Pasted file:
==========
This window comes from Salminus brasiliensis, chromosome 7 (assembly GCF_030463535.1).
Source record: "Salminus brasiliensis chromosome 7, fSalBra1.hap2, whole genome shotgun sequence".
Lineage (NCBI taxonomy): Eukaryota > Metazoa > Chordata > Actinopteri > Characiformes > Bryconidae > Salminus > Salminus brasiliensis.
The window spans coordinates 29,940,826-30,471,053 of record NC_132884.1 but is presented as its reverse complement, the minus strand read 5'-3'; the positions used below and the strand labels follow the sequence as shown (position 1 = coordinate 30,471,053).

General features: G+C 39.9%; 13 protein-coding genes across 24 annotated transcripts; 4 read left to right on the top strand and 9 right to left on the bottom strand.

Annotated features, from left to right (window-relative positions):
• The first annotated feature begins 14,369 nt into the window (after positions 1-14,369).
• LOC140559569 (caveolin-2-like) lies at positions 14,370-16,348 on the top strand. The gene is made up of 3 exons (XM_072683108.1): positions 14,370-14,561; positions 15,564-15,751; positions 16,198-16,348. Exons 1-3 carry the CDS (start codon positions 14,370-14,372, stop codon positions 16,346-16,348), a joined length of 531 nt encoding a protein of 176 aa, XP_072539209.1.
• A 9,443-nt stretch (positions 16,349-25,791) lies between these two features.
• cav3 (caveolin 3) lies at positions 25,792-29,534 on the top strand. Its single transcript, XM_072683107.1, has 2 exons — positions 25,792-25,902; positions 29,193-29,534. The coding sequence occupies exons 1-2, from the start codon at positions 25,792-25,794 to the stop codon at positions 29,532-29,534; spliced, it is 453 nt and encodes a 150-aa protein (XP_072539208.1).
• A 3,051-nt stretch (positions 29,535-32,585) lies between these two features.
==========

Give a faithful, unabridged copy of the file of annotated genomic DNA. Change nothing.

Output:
This window comes from Salminus brasiliensis, chromosome 7 (assembly GCF_030463535.1).
Source record: "Salminus brasiliensis chromosome 7, fSalBra1.hap2, whole genome shotgun sequence".
Lineage (NCBI taxonomy): Eukaryota > Metazoa > Chordata > Actinopteri > Characiformes > Bryconidae > Salminus > Salminus brasiliensis.
The window spans coordinates 29,940,826-30,471,053 of record NC_132884.1 but is presented as its reverse complement, the minus strand read 5'-3'; the positions used below and the strand labels follow the sequence as shown (position 1 = coordinate 30,471,053).

General features: G+C 39.9%; 13 protein-coding genes across 24 annotated transcripts; 4 read left to right on the top strand and 9 right to left on the bottom strand.

Annotated features, from left to right (window-relative positions):
• The first annotated feature begins 14,369 nt into the window (after positions 1-14,369).
• LOC140559569 (caveolin-2-like) lies at positions 14,370-16,348 on the top strand. The gene is made up of 3 exons (XM_072683108.1): positions 14,370-14,561; positions 15,564-15,751; positions 16,198-16,348. Exons 1-3 carry the CDS (start codon positions 14,370-14,372, stop codon positions 16,346-16,348), a joined length of 531 nt encoding a protein of 176 aa, XP_072539209.1.
• A 9,443-nt stretch (positions 16,349-25,791) lies between these two features.
• cav3 (caveolin 3) lies at positions 25,792-29,534 on the top strand. Its single transcript, XM_072683107.1, has 2 exons — positions 25,792-25,902; positions 29,193-29,534. The coding sequence occupies exons 1-2, from the start codon at positions 25,792-25,794 to the stop codon at positions 29,532-29,534; spliced, it is 453 nt and encodes a 150-aa protein (XP_072539208.1).
• A 3,051-nt stretch (positions 29,535-32,585) lies between these two features.